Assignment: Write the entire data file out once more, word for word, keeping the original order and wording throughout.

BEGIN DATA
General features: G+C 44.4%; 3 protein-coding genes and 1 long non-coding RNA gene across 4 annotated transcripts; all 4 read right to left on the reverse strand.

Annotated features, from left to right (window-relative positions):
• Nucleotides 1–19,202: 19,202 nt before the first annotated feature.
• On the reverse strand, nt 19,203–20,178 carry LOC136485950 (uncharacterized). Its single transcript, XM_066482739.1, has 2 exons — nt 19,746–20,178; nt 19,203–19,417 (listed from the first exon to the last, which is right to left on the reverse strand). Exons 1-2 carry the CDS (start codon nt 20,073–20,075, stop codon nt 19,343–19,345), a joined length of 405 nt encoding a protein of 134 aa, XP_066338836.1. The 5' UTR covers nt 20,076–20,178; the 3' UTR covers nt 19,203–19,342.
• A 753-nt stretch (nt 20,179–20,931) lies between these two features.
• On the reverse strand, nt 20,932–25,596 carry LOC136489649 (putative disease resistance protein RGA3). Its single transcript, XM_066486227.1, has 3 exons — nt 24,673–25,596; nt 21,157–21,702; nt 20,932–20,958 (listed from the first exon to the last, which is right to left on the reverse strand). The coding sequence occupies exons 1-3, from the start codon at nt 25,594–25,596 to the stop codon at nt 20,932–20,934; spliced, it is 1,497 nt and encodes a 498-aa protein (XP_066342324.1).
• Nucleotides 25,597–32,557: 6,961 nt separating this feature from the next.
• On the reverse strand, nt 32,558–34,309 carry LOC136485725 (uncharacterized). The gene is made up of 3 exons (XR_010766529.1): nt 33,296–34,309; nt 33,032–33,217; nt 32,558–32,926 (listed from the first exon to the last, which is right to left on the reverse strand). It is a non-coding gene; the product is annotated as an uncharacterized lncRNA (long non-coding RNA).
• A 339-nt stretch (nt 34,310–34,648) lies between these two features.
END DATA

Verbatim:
General features: G+C 44.4%; 3 protein-coding genes and 1 long non-coding RNA gene across 4 annotated transcripts; all 4 read right to left on the reverse strand.

Annotated features, from left to right (window-relative positions):
• Nucleotides 1–19,202: 19,202 nt before the first annotated feature.
• On the reverse strand, nt 19,203–20,178 carry LOC136485950 (uncharacterized). Its single transcript, XM_066482739.1, has 2 exons — nt 19,746–20,178; nt 19,203–19,417 (listed from the first exon to the last, which is right to left on the reverse strand). Exons 1-2 carry the CDS (start codon nt 20,073–20,075, stop codon nt 19,343–19,345), a joined length of 405 nt encoding a protein of 134 aa, XP_066338836.1. The 5' UTR covers nt 20,076–20,178; the 3' UTR covers nt 19,203–19,342.
• A 753-nt stretch (nt 20,179–20,931) lies between these two features.
• On the reverse strand, nt 20,932–25,596 carry LOC136489649 (putative disease resistance protein RGA3). Its single transcript, XM_066486227.1, has 3 exons — nt 24,673–25,596; nt 21,157–21,702; nt 20,932–20,958 (listed from the first exon to the last, which is right to left on the reverse strand). The coding sequence occupies exons 1-3, from the start codon at nt 25,594–25,596 to the stop codon at nt 20,932–20,934; spliced, it is 1,497 nt and encodes a 498-aa protein (XP_066342324.1).
• Nucleotides 25,597–32,557: 6,961 nt separating this feature from the next.
• On the reverse strand, nt 32,558–34,309 carry LOC136485725 (uncharacterized). The gene is made up of 3 exons (XR_010766529.1): nt 33,296–34,309; nt 33,032–33,217; nt 32,558–32,926 (listed from the first exon to the last, which is right to left on the reverse strand). It is a non-coding gene; the product is annotated as an uncharacterized lncRNA (long non-coding RNA).
• A 339-nt stretch (nt 34,310–34,648) lies between these two features.